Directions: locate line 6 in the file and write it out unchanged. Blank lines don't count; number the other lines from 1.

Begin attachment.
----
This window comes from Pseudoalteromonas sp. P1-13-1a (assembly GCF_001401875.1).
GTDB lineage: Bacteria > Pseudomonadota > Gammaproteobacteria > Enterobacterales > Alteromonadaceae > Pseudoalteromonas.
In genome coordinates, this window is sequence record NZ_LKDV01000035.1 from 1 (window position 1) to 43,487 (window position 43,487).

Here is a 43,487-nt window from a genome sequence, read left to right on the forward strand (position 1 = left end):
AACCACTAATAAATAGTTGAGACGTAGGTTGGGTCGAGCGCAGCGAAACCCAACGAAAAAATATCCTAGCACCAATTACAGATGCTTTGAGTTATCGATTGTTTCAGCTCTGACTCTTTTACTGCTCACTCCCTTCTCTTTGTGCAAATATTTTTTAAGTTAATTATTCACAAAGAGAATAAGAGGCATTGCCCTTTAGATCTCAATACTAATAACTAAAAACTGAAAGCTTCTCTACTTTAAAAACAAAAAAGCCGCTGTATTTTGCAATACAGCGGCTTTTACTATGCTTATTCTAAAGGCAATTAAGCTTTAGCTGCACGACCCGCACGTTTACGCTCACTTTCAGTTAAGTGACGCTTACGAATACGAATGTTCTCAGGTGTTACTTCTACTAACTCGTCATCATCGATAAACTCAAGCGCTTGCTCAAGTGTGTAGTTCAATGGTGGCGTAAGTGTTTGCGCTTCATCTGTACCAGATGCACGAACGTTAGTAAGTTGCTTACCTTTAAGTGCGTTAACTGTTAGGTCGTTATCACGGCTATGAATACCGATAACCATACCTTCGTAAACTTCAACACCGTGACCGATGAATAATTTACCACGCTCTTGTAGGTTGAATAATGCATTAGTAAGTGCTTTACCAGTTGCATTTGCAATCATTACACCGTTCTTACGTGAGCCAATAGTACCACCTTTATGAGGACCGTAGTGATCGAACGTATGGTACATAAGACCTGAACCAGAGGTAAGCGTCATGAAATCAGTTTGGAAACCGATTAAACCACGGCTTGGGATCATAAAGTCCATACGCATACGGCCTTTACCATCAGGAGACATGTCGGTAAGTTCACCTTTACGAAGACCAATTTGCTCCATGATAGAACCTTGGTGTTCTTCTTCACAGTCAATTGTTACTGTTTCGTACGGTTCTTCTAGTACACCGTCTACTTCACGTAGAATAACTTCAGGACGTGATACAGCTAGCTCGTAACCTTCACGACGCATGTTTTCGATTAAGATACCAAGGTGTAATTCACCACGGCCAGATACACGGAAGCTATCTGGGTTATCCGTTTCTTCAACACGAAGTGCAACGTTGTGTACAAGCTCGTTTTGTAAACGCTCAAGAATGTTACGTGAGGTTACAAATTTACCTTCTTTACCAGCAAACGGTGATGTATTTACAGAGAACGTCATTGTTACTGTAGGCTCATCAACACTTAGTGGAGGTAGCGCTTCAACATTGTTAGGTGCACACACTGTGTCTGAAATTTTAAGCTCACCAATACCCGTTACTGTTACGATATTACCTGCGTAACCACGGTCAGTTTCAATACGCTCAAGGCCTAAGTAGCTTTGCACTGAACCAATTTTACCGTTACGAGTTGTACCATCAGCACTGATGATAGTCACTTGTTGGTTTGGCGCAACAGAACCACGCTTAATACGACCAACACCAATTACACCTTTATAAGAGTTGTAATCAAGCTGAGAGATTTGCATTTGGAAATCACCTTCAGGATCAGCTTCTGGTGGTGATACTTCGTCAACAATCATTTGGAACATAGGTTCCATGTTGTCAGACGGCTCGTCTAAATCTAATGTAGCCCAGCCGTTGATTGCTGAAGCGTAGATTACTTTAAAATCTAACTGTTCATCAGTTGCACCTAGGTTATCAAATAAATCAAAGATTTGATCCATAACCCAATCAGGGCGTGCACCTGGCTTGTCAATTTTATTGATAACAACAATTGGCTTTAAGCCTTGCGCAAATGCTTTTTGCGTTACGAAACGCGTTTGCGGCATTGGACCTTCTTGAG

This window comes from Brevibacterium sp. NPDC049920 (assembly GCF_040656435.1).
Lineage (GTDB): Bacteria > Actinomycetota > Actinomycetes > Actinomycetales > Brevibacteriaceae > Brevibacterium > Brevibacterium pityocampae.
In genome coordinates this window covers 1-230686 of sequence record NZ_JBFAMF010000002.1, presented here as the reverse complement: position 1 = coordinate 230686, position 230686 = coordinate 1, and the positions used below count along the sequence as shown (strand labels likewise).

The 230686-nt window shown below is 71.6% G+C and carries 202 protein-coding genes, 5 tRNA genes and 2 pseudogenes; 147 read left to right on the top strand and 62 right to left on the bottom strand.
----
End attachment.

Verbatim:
This window comes from Brevibacterium sp. NPDC049920 (assembly GCF_040656435.1).